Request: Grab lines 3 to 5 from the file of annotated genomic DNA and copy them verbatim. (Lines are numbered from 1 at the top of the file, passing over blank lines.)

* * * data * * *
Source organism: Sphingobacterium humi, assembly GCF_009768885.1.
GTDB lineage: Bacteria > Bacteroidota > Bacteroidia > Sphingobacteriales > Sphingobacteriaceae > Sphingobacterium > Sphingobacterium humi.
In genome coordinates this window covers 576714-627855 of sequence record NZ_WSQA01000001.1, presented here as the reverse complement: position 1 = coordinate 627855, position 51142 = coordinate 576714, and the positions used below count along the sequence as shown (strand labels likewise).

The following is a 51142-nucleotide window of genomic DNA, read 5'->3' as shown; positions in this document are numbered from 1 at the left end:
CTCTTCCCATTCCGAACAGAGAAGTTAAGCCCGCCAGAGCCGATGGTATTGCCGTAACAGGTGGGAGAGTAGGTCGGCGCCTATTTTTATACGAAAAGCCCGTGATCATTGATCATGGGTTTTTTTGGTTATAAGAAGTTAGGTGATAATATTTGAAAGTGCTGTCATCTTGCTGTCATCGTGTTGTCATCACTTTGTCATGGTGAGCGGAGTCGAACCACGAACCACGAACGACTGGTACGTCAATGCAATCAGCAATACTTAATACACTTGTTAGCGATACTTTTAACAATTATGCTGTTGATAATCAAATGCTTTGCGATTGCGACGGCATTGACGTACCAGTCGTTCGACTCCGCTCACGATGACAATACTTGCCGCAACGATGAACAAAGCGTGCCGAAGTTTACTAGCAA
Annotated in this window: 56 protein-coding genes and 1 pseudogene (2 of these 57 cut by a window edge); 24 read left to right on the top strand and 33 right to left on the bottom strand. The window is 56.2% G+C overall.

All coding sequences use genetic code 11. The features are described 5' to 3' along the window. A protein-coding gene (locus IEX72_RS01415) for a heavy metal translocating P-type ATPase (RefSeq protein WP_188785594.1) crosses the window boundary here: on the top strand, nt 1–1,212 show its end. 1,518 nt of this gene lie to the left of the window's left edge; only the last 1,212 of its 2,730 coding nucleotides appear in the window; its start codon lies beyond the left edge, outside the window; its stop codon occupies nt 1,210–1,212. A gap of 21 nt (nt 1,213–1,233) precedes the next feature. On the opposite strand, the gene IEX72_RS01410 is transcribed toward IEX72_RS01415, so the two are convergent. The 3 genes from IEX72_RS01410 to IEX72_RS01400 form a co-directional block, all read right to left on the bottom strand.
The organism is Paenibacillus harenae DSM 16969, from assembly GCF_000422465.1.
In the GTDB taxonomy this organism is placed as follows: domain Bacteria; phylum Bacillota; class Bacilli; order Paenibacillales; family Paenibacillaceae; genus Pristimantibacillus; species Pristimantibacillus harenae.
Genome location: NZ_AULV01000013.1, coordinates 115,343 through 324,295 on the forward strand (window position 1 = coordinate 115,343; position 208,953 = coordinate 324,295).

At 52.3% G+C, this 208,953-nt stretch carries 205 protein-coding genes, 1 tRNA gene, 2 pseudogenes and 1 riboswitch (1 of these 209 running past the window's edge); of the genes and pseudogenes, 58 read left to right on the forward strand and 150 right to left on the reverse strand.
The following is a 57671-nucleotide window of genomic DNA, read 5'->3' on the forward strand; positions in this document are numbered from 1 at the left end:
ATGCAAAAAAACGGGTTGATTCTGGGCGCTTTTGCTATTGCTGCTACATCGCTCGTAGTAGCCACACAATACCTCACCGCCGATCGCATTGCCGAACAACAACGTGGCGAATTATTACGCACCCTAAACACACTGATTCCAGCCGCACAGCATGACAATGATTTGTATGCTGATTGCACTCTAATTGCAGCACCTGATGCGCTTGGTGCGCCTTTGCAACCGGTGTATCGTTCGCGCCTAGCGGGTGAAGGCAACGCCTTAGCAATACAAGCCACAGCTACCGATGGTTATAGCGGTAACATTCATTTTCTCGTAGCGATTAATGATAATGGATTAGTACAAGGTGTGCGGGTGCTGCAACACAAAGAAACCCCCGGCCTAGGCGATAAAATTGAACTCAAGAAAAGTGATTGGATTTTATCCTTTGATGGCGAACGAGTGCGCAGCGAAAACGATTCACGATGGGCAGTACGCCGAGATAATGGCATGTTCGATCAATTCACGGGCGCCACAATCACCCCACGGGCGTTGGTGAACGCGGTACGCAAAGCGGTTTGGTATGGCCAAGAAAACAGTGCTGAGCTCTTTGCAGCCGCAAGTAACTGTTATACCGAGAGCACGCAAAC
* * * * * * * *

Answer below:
In genome coordinates this window covers 576714-627855 of sequence record NZ_WSQA01000001.1, presented here as the reverse complement: position 1 = coordinate 627855, position 51142 = coordinate 576714, and the positions used below count along the sequence as shown (strand labels likewise).

The following is a 51142-nucleotide window of genomic DNA, read 5'->3' as shown; positions in this document are numbered from 1 at the left end:
CTCTTCCCATTCCGAACAGAGAAGTTAAGCCCGCCAGAGCCGATGGTATTGCCGTAACAGGTGGGAGAGTAGGTCGGCGCCTATTTTTATACGAAAAGCCCGTGATCATTGATCATGGGTTTTTTTGGTTATAAGAAGTTAGGTGATAATATTTGAAAGTGCTGTCATCTTGCTGTCATCGTGTTGTCATCACTTTGTCATGGTGAGCGGAGTCGAACCACGAACCACGAACGACTGGTACGTCAATGCAATCAGCAATACTTAATACACTTGTTAGCGATACTTTTAACAATTATGCTGTTGATAATCAAATGCTTTGCGATTGCGACGGCATTGACGTACCAGTCGTTCGACTCCGCTCACGATGACAATACTTGCCGCAACGATGAACAAAGCGTGCCGAAGTTTACTAGCAA